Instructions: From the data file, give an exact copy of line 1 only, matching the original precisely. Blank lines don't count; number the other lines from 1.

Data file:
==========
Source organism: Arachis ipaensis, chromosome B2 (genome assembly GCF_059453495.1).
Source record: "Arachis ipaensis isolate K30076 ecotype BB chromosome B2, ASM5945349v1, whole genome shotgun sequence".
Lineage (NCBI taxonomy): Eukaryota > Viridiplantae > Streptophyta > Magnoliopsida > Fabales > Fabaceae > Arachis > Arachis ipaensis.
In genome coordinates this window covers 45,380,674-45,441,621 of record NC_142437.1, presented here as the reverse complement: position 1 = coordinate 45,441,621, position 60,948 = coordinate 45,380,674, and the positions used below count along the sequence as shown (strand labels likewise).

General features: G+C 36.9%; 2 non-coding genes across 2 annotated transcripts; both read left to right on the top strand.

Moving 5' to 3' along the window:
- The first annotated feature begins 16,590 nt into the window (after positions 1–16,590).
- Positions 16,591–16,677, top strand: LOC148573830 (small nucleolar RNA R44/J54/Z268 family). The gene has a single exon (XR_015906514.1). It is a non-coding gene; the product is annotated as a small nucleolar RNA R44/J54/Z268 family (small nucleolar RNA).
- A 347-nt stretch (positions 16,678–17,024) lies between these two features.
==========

Source organism: Arachis ipaensis, chromosome B2 (genome assembly GCF_059453495.1).